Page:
So, what caused the biodiversity of the modern planet? Evolution. Organisms gradually changed because of processes like natural selection, gene flow, and genetic drift. To briefly summarize these concepts, natural selection is the survival of the fittest and involves organisms with the most favorable traits surviving and passing them on; gene flow is the flow of different traits from community to community; genetic drift is composed of chance events, and things that remove traits from a population. There are 2 effects within genetic drift, one being the founder’s effect, and one being the bottleneck effect. The founder’s effect is caused by a few organisms leaving a larger population to start their own. They may only have certain alleles and not be representative of all the alleles in the population, which would create less genetic diversity. The bottleneck effect is caused by chance events like natural disasters that wipe out a part of a population, removing some alleles from the genetic makeup of the population.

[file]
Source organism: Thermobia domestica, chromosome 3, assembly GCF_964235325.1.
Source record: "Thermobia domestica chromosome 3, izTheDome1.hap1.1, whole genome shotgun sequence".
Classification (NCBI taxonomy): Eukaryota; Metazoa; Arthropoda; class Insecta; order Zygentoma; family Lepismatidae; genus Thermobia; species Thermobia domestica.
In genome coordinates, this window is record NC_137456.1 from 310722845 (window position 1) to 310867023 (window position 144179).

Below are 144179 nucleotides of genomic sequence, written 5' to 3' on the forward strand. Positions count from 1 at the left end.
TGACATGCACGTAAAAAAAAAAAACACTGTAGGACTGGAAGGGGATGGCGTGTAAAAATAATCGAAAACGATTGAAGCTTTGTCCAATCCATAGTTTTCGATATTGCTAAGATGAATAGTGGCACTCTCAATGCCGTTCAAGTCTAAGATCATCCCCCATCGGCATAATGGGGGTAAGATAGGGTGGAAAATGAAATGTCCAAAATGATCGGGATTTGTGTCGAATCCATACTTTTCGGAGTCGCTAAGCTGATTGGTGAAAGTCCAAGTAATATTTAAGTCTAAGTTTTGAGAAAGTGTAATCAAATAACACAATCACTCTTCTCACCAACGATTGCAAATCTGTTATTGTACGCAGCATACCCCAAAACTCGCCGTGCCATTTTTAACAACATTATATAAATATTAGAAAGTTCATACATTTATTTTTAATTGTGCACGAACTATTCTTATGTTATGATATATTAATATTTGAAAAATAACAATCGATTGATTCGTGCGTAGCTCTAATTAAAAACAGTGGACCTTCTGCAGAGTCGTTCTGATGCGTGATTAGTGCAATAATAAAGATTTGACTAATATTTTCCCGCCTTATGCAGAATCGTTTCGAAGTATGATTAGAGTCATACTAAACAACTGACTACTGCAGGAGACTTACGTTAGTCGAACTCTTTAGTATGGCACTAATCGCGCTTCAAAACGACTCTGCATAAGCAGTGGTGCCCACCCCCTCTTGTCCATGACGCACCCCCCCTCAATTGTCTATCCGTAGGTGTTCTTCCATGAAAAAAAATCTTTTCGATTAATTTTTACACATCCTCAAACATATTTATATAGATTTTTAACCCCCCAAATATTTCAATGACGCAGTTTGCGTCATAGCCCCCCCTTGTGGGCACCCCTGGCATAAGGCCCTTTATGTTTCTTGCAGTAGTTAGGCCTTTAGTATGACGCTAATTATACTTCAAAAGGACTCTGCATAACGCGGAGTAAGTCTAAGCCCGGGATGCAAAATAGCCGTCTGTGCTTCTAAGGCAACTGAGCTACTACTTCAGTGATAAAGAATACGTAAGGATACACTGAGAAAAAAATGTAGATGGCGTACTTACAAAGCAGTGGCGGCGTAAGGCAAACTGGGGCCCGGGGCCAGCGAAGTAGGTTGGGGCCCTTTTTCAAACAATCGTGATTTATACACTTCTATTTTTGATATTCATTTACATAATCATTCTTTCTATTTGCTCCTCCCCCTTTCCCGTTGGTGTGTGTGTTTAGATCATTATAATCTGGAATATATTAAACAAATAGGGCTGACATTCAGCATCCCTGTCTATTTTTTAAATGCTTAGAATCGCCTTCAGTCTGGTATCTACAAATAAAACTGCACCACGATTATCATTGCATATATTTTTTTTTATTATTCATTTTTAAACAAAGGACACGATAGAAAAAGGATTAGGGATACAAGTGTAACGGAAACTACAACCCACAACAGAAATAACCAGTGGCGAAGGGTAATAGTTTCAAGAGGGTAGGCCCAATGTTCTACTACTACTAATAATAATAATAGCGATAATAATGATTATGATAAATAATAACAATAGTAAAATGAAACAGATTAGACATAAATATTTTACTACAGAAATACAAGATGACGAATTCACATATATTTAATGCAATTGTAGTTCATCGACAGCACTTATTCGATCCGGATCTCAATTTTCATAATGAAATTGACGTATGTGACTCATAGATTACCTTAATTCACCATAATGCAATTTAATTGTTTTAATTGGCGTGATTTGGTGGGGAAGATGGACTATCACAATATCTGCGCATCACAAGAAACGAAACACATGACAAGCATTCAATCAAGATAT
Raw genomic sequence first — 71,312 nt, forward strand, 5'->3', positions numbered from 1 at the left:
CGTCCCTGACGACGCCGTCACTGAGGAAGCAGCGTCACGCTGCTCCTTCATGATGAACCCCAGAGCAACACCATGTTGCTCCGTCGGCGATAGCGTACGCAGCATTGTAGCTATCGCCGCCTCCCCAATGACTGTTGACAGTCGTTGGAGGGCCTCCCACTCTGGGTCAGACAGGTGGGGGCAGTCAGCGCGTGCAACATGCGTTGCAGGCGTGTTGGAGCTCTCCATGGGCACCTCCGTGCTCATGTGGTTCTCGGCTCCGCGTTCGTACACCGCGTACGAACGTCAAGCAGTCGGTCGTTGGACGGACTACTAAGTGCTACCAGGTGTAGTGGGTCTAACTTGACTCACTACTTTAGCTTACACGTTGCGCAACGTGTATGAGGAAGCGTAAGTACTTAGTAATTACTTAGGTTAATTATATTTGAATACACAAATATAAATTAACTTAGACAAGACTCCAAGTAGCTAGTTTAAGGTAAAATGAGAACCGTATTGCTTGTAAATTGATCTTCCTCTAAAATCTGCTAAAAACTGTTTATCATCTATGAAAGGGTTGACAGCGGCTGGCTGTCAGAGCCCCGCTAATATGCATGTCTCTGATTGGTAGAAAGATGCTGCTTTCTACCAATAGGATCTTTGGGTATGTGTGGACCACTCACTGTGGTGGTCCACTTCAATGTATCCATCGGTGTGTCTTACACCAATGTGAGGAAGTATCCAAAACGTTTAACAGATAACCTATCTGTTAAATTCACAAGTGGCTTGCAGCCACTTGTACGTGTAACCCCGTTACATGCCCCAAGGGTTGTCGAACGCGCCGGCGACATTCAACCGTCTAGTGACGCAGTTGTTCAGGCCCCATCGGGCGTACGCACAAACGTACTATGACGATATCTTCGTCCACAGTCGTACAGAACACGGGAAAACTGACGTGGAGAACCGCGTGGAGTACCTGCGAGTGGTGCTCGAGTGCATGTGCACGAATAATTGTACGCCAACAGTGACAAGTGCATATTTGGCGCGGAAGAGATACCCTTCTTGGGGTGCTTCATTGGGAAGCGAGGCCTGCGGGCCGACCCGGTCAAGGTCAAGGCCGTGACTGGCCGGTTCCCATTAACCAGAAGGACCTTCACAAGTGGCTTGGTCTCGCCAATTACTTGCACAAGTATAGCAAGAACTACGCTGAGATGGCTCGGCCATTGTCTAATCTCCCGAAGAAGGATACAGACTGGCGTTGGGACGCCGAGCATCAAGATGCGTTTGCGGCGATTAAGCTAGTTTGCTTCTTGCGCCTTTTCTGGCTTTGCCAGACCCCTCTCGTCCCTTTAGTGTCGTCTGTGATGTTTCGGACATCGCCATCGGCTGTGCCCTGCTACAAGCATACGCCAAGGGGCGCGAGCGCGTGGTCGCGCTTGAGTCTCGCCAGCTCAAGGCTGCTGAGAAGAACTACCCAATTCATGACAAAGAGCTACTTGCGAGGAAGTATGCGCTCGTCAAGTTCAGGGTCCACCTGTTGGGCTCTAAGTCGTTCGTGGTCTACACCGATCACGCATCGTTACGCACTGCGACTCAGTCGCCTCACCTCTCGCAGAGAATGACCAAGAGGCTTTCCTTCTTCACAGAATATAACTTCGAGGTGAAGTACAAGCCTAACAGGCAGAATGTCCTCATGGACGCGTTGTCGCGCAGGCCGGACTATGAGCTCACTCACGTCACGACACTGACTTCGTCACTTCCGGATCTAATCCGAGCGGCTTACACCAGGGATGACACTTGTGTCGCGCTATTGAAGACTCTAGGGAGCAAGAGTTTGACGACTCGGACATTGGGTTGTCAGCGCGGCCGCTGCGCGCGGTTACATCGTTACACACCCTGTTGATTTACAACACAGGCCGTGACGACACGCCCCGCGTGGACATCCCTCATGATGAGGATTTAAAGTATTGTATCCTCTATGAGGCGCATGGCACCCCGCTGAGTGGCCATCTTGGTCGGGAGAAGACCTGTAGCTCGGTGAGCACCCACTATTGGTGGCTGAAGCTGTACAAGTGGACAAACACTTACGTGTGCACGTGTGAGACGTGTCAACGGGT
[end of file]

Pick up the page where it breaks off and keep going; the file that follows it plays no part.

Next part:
However, why has evolution made us simply, for lack of better word, better at surviving? Why are we adapting to our environments? Because we want to survive.
So is life just pointless then? Do we exist solely to survive? Not true at all. First off, it’s a pretty cynical worldview to take. Surviving and living for the sake of living is the evolutionary purpose of life. What’s your conscious purpose of life? What makes you happy during the day, and what do you lie awake marvelling about at night? Think about it. If there’s no purpose we’re given, we can just make our own. Why don’t we just carve our own paths and help the world in any way we can? Follow your purpose, because it’s the only part of life that really matters. This school of thought is called existentialism.
There are a few other schools of thought that exist too. There’s Albert Camus’ belief that life is pointless and that it’s an endless cycle of sadness. I don’t recommend subscribing to that one though—it’s a real downer. Existential nihilism is pretty similar, stating that life cannot have meaning and there is no point to anything. Finally, the belief that life is about pleasure, and maximizing in-the-moment happiness is known as Hedonism, and was the oldest philosophical school of thought ever recorded.